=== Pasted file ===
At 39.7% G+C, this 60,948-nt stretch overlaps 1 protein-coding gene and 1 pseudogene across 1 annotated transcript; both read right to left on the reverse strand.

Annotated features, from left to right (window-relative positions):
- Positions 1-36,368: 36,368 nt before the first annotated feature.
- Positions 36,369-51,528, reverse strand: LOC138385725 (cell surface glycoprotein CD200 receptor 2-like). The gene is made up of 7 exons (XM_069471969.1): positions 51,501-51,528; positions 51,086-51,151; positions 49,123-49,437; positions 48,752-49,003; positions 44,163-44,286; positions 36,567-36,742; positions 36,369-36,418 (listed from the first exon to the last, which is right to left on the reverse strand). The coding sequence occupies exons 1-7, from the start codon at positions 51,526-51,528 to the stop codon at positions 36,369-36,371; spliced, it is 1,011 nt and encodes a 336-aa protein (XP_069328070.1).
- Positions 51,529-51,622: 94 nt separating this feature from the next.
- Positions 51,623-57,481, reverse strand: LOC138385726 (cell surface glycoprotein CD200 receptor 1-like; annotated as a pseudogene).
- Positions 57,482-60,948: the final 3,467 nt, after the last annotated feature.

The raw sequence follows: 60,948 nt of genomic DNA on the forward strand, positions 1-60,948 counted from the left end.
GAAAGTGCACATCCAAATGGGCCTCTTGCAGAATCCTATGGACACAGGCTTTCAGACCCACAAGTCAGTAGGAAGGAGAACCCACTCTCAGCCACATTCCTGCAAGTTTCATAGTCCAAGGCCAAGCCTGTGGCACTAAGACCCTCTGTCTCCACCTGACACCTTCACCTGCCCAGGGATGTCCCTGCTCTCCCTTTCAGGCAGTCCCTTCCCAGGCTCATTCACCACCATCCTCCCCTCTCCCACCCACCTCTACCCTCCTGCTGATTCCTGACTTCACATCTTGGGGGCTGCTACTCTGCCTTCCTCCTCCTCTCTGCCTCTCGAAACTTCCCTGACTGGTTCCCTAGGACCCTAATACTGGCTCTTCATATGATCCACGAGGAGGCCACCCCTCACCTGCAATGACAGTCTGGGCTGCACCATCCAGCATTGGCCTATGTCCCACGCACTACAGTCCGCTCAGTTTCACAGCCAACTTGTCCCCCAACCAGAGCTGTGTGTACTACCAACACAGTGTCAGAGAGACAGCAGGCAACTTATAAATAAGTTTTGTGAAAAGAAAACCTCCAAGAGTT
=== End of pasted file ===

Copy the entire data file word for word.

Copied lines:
At 39.7% G+C, this 60,948-nt stretch overlaps 1 protein-coding gene and 1 pseudogene across 1 annotated transcript; both read right to left on the reverse strand.

Annotated features, from left to right (window-relative positions):
- Positions 1-36,368: 36,368 nt before the first annotated feature.
- Positions 36,369-51,528, reverse strand: LOC138385725 (cell surface glycoprotein CD200 receptor 2-like). The gene is made up of 7 exons (XM_069471969.1): positions 51,501-51,528; positions 51,086-51,151; positions 49,123-49,437; positions 48,752-49,003; positions 44,163-44,286; positions 36,567-36,742; positions 36,369-36,418 (listed from the first exon to the last, which is right to left on the reverse strand). The coding sequence occupies exons 1-7, from the start codon at positions 51,526-51,528 to the stop codon at positions 36,369-36,371; spliced, it is 1,011 nt and encodes a 336-aa protein (XP_069328070.1).
- Positions 51,529-51,622: 94 nt separating this feature from the next.
- Positions 51,623-57,481, reverse strand: LOC138385726 (cell surface glycoprotein CD200 receptor 1-like; annotated as a pseudogene).
- Positions 57,482-60,948: the final 3,467 nt, after the last annotated feature.

The raw sequence follows: 60,948 nt of genomic DNA on the forward strand, positions 1-60,948 counted from the left end.
GAAAGTGCACATCCAAATGGGCCTCTTGCAGAATCCTATGGACACAGGCTTTCAGACCCACAAGTCAGTAGGAAGGAGAACCCACTCTCAGCCACATTCCTGCAAGTTTCATAGTCCAAGGCCAAGCCTGTGGCACTAAGACCCTCTGTCTCCACCTGACACCTTCACCTGCCCAGGGATGTCCCTGCTCTCCCTTTCAGGCAGTCCCTTCCCAGGCTCATTCACCACCATCCTCCCCTCTCCCACCCACCTCTACCCTCCTGCTGATTCCTGACTTCACATCTTGGGGGCTGCTACTCTGCCTTCCTCCTCCTCTCTGCCTCTCGAAACTTCCCTGACTGGTTCCCTAGGACCCTAATACTGGCTCTTCATATGATCCACGAGGAGGCCACCCCTCACCTGCAATGACAGTCTGGGCTGCACCATCCAGCATTGGCCTATGTCCCACGCACTACAGTCCGCTCAGTTTCACAGCCAACTTGTCCCCCAACCAGAGCTGTGTGTACTACCAACACAGTGTCAGAGAGACAGCAGGCAACTTATAAATAAGTTTTGTGAAAAGAAAACCTCCAAGAGTT